Crossing Cultures

In today’s global economy, multilingual companies have a leg up, so Ana Maria Zúñiga’s AZ World is helping tongue-tied clients translate their work to find and serve new markets

Ana Maria Zúñiga was 9,000 kilometres from home. She had travelled from Santiago, Chile, to Kapuskasing, Ontario, and she couldn’t speak English or French well. The situation might not have appealed to others, but Zúñiga entered into it excitedly.

She came to Canada as part of an exchange program and purposely selected a bilingual family, and today she is fluent in three languages and can read, write, and understand several more. A lifelong passion for linguistics became a career, and Zúñiga eventually founded and now serves as president of AZ World Translation and Interpretation Inc., an agency that provides comprehensive language services to clients around the world. Here, in her own words, she details the problems presented by language barriers in business and how AZ is helping to solve them.

I’ve loved languages since I was a child. I’ve always loved the way languages open doors through communication. I came from a small town, and I wanted to see the world. I knew there was so much more out there beyond Quillota [in Chile], my hometown, and language was the key to unlocking it all. That early experience being immersed in Canada sparked so much in me. I loved learning English and French, and since I was so far from home, I really had no choice. I’ve been learning ever since.

OUTSIDE THE OFFICE
It may sound like an unusual hobby, but it should come as no surprise that the head of AZ World spends her time scribbling notes in a collection of dictionaries. “They’re my favourite reading material for a long flight,” she says. Her passion for books extends beyond reference materials, too—Zúñiga says she can finish 6–10 books during a typical holiday.

In 2006, I decided to start my own agency. At the beginning, I was only doing Spanish translation and was working mostly for a few mining and engineering firms here in Vancouver. But the work grew quickly, and all of a sudden I had 50 clients around the world. Many of them were asking for more services in more languages. That led me to diversify into French, Portuguese, and several others. Now we do interpretation, translation, transcription, website localization, and more. We even do phone conferences and language assessments. These assessments are especially important in the business world because companies often hire people who claim proficiency in a foreign language. We test the candidates to see how well they read, write, speak, and comprehend.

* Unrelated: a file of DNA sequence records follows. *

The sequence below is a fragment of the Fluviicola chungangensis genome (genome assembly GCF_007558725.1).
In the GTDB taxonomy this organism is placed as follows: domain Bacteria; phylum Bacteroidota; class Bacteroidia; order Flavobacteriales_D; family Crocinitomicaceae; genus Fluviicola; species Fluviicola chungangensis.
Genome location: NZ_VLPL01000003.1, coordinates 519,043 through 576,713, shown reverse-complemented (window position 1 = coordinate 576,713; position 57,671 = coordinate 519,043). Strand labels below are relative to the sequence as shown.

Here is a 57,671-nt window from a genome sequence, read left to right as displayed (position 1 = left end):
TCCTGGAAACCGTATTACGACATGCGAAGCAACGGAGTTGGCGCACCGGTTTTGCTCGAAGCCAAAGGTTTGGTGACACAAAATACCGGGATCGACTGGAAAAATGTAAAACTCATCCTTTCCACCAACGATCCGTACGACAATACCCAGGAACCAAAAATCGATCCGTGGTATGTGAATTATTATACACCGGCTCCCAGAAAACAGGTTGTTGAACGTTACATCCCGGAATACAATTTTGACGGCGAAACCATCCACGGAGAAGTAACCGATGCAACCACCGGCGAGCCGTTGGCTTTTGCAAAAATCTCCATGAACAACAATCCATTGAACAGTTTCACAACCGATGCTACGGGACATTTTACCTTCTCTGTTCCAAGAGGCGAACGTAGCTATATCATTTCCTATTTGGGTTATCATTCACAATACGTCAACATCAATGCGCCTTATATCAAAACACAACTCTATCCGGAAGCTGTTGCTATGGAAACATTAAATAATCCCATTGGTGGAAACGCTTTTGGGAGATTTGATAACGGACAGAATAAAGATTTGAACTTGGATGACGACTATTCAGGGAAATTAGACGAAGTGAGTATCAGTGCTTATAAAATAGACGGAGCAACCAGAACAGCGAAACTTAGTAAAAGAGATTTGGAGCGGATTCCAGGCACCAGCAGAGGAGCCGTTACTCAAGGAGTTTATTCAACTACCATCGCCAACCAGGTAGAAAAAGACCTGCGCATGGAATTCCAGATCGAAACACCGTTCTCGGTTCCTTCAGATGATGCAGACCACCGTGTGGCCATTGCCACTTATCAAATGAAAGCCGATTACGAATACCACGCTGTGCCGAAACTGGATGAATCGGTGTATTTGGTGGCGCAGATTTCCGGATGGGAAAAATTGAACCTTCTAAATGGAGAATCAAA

The process behind translation is actually much more complicated than most people realize. They think that if you can speak another language, you can translate, but effective translation actually requires a university major and in some cases an advanced degree. There are so many subtleties and nuances to doing it right. A good translator must be bicultural; he or she should be a good writer who speaks two languages and can feel the sense of the language. We have more than 2,000 translators in our pool. Almost half have bachelor’s degrees. Thirty-one percent have master’s degrees, 12 percent have PhDs, and 8 percent have a professional designation. Our lawyers and engineers, for example, can provide highly technical and accurate services in very specialized fields.

There are several challenges to being accurate. Some words and phrases don’t have exact translations. Translation is a living and adaptable thing. The Bible is more than 2,000 years old, and its translation is still in progress. We’ve had clients say our translations have moved them to tears. Other times, we interpret jokes and hear an audience laugh. Those are the times you know you’re doing your job well. The audience shouldn’t notice or realize that something has been translated.

Context and localization are also important parts to what we do. That’s where being bicultural comes in. Does a client want Mexican Spanish or a more general usage? Is it for children, a general audience, or a university setting? These questions help us pick the best translator from our pool. Then we assign a proofreader and a project manager. That team creates what we call a “translation memory” for each client. We record their word preferences, choices, and edits. When they hire us for a second job, we already have these items recorded in the translation memory to speed up the process.

We work with 70 mining and engineering companies and have done everything from websites, to monthly newsletters and website updates, to multilanguage software, to contracts, to seven-volume feasibility studies. We’ve moved into other industries and are growing quickly. We’re growing because businesses are realizing that the world is shrinking as the Internet and technology grow. When I did my exchange program, I could barely say two words in French, but when I learned the language, so many new opportunities opened up. The same is true in business. Working in multiple languages opens up new possibilities for trade and partnerships. It’s like a whole new world of opportunities.